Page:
27.1.11

BJJ Tips: Escaping the Technical Mount

One of the advantages of belonging to such a friendly BJJ gym is that we all get along really well and when someone asks something after the sessions, be it a submission or as in this case an escape, we are all more than happy to work on it with them.

After last night's BJJ-advanced session, Zhubeen asked for some advice on mount escapes, especially escaping the seated (aka technical) mount.

I didn't know whether he was familiar with the way Saulo shows it in Jiu Jitsu University (involving sitting up and pushing them where they have no base) so I showed him that first but, while he really liked it, he quickly asked "that's great but what if they resist the push?"

That's when my usual mantra of the past 2 years came out: if you can move them with your technique then move them. If you can't then they usually provide you with a solid structure which you can move your own body around. This is something that has served me well as a mindset (both on and off the mat) and I thought if I put it on a short clip it might help or inspire some other Part Time Grappler out there.




Thanks to Zhubeen and Simon for their help.


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9 comments:

Georgette said...

I like the techniques... I like the principle (applicable in many other situations!) And especially I like that you were all training so hard, you fog up the lens some time later :)

The Part Time Grappler said...

Wow so many "like"s I'm all chuffed. Thanks

shakiaharris said...

any s-mount tips?? i get somewhat in the position a lot but somethings always off, muchas gracias

The Part Time Grappler said...

Hi shakia. I'll put something together about that soon.

The nice thing with s-mount is that it's usually something you reach when they turn on their side, which opens up a number of opportunities

Anonymous said...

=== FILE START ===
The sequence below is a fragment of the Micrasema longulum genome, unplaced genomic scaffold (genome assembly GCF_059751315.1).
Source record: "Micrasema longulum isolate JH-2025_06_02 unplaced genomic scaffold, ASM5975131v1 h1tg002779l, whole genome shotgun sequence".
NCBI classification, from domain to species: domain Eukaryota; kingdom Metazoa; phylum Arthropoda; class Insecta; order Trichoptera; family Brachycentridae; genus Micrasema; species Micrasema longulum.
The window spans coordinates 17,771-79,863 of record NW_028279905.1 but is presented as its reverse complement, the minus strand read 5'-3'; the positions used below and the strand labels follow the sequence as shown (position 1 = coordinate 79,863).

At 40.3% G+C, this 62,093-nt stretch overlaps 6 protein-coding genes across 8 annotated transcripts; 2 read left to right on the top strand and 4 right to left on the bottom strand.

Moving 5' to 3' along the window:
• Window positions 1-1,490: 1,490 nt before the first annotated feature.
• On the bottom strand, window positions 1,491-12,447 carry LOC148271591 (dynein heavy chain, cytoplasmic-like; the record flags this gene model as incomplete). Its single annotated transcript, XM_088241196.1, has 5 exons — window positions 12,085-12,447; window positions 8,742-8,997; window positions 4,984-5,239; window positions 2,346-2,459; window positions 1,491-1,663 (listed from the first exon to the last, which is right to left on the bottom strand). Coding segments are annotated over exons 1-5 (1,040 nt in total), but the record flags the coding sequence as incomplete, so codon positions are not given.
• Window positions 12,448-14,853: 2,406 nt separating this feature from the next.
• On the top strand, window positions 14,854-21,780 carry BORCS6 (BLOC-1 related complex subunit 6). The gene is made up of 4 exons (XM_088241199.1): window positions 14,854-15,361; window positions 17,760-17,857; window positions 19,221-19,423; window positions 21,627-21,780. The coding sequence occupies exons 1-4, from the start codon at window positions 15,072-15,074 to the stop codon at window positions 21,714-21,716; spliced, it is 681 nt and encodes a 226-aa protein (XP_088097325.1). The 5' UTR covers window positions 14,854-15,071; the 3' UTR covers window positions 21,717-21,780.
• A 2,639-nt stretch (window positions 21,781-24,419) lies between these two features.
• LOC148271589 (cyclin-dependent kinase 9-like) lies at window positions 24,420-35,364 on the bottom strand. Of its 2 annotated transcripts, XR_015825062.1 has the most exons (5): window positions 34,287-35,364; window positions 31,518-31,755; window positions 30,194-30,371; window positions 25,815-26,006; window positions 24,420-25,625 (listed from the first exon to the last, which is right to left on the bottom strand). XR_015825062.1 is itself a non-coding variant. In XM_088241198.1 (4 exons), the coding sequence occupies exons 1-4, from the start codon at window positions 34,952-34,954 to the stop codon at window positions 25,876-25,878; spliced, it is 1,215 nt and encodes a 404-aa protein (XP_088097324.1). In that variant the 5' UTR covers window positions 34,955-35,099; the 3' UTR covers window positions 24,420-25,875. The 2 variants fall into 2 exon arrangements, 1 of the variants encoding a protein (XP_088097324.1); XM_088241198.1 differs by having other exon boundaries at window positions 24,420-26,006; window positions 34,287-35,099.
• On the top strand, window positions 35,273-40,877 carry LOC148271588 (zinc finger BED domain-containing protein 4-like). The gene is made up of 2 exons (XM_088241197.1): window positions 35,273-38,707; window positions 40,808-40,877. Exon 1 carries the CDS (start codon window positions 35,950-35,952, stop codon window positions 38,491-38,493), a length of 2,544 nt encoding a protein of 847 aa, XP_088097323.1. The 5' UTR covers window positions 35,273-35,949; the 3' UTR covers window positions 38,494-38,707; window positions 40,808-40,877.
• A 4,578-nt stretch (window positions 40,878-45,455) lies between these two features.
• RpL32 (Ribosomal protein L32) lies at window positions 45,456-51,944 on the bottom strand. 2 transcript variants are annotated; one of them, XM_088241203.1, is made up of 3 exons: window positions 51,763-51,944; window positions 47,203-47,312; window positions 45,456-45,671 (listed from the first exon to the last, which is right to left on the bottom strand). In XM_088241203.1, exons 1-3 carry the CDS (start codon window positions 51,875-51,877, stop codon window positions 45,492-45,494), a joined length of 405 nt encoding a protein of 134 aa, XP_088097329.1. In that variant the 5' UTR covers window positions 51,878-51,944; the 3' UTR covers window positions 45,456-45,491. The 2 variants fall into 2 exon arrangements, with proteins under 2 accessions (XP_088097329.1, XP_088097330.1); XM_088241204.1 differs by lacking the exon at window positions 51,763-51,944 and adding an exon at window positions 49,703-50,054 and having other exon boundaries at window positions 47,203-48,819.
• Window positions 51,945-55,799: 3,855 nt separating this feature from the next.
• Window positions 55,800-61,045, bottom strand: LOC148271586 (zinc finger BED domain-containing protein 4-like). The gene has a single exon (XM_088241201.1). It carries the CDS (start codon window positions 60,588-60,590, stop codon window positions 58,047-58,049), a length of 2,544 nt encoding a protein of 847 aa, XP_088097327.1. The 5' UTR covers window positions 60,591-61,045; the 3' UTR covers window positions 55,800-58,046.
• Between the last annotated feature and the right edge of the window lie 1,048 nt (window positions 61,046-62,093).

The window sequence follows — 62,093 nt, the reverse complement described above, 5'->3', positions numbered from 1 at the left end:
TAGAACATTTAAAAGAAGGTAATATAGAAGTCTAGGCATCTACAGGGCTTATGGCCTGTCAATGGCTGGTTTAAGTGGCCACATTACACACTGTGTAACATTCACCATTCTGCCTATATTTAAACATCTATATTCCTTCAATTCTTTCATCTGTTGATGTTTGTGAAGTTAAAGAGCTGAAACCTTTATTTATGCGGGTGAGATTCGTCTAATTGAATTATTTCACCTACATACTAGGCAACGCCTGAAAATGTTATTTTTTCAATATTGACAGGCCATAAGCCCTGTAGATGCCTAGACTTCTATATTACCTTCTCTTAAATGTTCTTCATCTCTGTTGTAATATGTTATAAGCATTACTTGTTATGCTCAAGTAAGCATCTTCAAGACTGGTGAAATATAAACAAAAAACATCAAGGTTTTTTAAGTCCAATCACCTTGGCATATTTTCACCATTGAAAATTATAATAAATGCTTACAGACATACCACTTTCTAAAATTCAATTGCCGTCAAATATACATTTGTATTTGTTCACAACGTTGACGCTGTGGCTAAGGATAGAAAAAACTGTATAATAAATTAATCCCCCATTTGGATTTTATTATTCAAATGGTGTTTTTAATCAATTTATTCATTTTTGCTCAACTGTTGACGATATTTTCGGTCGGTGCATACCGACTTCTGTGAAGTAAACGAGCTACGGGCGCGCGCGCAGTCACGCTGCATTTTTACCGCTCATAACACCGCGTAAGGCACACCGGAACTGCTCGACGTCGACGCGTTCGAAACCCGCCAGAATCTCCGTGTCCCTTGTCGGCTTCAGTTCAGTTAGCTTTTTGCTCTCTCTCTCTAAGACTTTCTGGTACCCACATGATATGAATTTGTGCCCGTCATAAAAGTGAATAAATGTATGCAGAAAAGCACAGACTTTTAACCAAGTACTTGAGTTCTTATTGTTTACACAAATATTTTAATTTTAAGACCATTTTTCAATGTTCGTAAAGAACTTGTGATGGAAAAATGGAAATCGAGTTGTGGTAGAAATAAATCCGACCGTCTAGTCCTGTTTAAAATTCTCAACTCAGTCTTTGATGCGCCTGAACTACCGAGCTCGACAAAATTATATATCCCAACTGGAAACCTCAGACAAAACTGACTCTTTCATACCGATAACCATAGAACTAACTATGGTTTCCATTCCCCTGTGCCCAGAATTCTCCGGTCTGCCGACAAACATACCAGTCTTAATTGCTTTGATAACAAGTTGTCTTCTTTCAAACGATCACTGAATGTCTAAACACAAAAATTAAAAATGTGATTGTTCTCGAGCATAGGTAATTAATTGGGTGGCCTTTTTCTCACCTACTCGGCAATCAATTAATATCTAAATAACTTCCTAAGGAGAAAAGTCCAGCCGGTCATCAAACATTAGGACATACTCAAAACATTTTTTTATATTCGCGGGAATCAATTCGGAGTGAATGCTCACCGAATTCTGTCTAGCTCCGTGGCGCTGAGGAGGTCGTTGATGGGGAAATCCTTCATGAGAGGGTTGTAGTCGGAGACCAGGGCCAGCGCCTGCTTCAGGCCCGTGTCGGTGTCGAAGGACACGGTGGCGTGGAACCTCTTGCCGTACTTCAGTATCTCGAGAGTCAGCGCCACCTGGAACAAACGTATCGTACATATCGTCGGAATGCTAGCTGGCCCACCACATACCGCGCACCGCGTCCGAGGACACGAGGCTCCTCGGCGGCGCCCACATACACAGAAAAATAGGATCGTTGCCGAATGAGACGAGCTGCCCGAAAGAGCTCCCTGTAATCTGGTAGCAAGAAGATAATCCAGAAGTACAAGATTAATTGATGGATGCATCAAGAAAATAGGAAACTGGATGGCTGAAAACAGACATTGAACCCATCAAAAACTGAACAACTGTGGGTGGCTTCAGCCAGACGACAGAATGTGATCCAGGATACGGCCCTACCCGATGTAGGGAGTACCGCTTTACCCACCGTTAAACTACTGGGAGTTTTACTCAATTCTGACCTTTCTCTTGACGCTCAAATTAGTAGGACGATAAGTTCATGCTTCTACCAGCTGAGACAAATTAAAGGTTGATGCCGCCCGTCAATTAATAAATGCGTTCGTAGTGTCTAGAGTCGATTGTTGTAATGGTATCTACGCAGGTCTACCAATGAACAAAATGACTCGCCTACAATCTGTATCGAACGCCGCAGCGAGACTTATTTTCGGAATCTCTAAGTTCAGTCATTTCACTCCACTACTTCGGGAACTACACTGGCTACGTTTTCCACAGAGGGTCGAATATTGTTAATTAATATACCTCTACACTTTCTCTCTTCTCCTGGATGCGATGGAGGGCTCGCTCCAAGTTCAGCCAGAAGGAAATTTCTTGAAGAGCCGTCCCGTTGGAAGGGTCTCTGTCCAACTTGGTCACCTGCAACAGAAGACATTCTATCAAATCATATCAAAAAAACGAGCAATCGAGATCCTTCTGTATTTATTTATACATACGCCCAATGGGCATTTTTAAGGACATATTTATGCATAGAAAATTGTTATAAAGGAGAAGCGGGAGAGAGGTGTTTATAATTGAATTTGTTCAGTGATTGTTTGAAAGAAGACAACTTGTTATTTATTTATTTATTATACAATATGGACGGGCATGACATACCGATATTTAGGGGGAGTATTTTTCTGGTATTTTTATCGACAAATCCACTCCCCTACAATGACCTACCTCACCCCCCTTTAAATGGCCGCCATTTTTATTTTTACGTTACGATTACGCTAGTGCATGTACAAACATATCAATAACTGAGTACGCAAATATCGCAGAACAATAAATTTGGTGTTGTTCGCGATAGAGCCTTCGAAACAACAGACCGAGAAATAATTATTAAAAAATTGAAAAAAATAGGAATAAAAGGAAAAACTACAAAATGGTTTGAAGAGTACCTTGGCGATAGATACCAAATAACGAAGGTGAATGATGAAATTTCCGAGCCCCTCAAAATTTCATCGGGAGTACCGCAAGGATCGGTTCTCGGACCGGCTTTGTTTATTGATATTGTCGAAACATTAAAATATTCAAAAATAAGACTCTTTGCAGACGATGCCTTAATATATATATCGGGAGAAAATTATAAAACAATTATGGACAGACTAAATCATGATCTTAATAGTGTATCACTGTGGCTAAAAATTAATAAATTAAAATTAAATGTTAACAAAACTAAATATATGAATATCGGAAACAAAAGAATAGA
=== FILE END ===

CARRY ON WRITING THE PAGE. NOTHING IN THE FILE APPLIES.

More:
when he goes to s mount he should bring his heel right into the bottom guys hip to keep him tight and try to strip his hand straight away to stop him creating space. I know this is not what is being demonstrated but is a more realistic situation. Nice video though.

The Part Time Grappler said...

Many thanks for that Annonymous (c'mon don't be shy :) )

I like what you are saying. It points out a view of the "What if?" as the ultimate reality. Whatever technique variation we see, we start thinking "hmm, but what if?". I like that, it keeps the art honest and alive.

However, this situation happens in reality, just look at the video of me rolling with black belt Mr David Onuma or thousands of other situations in live matches. It happens in reality, and hence it's very much realistic :). It's like saying the elbow knee escape is more realistic than the upa escape :) Opportunities for both techniques occur in real rolls, so both are perfectly realistic.

The situation you describe is too very realistic. Maybe we'll get a chance to shoot a video of that one too :)

Thanks again for the comment.

Megan said...

I really need to revisit this. I got here googling escapes from the technical mount. I TRY Saulos but keep finding it takes a ton of power...even on people lighter than me, which probably means I'm doing something wrong...

Megan said...

...and I just watched the video...definitely trying this.

The Part Time Grappler said...

Hi Megan. We've been recently working on a side control escape that involves a similar straight arm frame so I deffo encourage you to try this and play with it as it's a transferable skill to other parts of the game. If you find yourself using a lot of power and strength, it doesn't necessarily mean you're doing it wrong. It could just mean that they are defending it well and that you should instead switch to a different technique (as the video demos)

Let us know how it goes.